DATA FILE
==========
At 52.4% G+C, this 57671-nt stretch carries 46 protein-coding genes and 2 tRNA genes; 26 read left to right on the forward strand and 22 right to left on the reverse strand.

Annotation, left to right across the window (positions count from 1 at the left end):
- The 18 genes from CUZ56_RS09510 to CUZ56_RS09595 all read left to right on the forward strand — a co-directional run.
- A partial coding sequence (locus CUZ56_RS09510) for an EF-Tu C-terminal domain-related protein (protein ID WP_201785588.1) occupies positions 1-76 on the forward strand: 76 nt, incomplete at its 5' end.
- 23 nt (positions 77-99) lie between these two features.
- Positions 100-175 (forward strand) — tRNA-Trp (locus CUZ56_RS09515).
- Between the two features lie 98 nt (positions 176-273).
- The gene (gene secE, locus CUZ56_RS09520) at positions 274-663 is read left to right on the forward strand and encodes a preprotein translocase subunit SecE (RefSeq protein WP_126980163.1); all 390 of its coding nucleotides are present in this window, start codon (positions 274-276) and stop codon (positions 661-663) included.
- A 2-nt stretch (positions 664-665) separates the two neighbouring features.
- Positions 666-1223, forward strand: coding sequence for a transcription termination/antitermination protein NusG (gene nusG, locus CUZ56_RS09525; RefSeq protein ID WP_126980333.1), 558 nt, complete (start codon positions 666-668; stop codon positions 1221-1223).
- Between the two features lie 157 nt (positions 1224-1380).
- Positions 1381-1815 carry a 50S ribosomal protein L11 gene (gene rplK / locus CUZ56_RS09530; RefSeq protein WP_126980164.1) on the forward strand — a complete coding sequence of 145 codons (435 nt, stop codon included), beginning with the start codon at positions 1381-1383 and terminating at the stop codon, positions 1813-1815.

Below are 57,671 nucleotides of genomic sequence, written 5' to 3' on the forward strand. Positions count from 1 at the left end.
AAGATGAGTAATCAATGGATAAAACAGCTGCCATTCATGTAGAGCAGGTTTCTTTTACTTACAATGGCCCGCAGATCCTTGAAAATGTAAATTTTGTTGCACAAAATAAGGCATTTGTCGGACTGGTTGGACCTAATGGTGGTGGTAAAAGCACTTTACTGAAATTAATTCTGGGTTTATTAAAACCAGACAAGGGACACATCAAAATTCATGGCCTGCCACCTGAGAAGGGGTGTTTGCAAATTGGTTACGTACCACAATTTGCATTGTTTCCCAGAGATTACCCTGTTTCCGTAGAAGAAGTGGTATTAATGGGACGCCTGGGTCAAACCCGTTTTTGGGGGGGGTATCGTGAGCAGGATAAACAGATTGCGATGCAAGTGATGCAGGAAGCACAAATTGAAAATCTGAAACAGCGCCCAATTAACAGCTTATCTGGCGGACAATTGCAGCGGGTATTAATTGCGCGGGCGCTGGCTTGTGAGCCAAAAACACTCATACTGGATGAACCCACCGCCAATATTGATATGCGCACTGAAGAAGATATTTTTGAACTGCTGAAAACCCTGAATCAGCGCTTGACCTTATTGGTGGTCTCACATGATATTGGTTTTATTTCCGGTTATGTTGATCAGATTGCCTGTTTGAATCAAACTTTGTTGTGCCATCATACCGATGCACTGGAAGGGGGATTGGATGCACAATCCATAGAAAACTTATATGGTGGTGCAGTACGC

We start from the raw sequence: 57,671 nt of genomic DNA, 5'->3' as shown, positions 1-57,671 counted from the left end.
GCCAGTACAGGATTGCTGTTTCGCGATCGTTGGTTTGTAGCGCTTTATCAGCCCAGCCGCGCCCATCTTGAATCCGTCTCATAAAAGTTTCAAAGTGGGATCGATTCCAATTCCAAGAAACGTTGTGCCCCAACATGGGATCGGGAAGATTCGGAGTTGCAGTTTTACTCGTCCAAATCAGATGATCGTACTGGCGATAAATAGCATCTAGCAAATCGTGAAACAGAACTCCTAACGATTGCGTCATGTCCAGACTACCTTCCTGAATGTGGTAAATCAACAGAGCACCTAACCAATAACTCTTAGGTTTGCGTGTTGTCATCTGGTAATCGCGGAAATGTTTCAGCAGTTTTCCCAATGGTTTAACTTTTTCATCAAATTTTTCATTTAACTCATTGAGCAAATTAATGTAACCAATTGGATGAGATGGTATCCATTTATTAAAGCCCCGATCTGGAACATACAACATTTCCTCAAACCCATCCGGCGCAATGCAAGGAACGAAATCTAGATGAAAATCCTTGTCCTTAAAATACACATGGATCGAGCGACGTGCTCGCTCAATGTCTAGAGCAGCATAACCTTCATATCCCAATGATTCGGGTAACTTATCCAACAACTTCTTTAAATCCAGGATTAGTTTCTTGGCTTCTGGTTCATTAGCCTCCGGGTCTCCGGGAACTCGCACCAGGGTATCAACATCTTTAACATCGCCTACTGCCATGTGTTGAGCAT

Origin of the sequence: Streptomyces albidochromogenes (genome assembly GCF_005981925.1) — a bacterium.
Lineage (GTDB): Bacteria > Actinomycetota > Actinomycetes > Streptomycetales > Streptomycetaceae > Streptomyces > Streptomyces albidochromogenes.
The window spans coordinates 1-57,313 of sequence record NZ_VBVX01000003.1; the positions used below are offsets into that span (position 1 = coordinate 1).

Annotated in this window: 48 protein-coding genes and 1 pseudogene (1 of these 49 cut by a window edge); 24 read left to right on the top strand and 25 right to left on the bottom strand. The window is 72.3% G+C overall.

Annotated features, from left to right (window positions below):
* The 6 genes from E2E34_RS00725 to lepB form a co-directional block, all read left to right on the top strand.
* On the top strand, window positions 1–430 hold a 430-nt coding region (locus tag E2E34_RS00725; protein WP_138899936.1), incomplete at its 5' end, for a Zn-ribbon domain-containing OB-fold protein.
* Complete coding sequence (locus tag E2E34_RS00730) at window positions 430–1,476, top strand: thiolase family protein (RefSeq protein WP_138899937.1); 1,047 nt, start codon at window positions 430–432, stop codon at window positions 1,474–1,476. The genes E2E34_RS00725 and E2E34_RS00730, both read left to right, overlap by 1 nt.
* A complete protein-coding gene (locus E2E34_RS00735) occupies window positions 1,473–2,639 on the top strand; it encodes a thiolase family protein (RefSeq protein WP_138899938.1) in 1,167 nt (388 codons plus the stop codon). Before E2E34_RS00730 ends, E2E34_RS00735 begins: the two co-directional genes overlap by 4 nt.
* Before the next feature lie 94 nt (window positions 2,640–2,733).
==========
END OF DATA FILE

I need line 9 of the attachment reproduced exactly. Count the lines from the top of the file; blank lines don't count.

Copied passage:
- A 2-nt stretch (positions 664-665) separates the two neighbouring features.